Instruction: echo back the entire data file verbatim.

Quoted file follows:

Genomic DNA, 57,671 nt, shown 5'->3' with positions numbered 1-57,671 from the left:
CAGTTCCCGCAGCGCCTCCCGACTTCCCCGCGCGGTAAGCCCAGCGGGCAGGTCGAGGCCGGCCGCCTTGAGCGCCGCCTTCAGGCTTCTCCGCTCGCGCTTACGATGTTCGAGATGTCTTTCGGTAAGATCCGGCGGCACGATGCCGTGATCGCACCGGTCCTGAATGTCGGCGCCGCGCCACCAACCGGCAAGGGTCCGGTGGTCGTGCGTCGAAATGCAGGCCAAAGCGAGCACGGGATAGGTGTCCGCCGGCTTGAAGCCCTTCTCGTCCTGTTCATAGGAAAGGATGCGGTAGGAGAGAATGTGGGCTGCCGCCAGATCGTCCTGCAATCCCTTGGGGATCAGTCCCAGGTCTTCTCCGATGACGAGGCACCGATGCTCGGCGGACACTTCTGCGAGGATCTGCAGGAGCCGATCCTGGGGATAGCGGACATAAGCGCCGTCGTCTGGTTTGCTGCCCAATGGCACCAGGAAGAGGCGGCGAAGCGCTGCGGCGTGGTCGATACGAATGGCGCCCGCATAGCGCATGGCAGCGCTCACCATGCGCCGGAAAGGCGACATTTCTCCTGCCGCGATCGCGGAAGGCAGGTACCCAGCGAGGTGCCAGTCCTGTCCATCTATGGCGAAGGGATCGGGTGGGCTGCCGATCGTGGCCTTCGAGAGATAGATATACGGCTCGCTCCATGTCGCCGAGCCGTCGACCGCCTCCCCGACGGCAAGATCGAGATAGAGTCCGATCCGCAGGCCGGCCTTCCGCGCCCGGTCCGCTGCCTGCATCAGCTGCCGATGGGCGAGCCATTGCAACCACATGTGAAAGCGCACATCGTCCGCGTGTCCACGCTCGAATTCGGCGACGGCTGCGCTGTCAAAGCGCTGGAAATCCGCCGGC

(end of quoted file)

Genomic DNA, 57,671 nt, shown 5'->3' with positions numbered 1-57,671 from the left:
CAGTTCCCGCAGCGCCTCCCGACTTCCCCGCGCGGTAAGCCCAGCGGGCAGGTCGAGGCCGGCCGCCTTGAGCGCCGCCTTCAGGCTTCTCCGCTCGCGCTTACGATGTTCGAGATGTCTTTCGGTAAGATCCGGCGGCACGATGCCGTGATCGCACCGGTCCTGAATGTCGGCGCCGCGCCACCAACCGGCAAGGGTCCGGTGGTCGTGCGTCGAAATGCAGGCCAAAGCGAGCACGGGATAGGTGTCCGCCGGCTTGAAGCCCTTCTCGTCCTGTTCATAGGAAAGGATGCGGTAGGAGAGAATGTGGGCTGCCGCCAGATCGTCCTGCAATCCCTTGGGGATCAGTCCCAGGTCTTCTCCGATGACGAGGCACCGATGCTCGGCGGACACTTCTGCGAGGATCTGCAGGAGCCGATCCTGGGGATAGCGGACATAAGCGCCGTCGTCTGGTTTGCTGCCCAATGGCACCAGGAAGAGGCGGCGAAGCGCTGCGGCGTGGTCGATACGAATGGCGCCCGCATAGCGCATGGCAGCGCTCACCATGCGCCGGAAAGGCGACATTTCTCCTGCCGCGATCGCGGAAGGCAGGTACCCAGCGAGGTGCCAGTCCTGTCCATCTATGGCGAAGGGATCGGGTGGGCTGCCGATCGTGGCCTTCGAGAGATAGATATACGGCTCGCTCCATGTCGCCGAGCCGTCGACCGCCTCCCCGACGGCAAGATCGAGATAGAGTCCGATCCGCAGGCCGGCCTTCCGCGCCCGGTCCGCTGCCTGCATCAGCTGCCGATGGGCGAGCCATTGCAACCACATGTGAAAGCGCACATCGTCCGCGTGTCCACGCTCGAATTCGGCGACGGCTGCGCTGTCAAAGCGCTGGAAATCCGCCGGC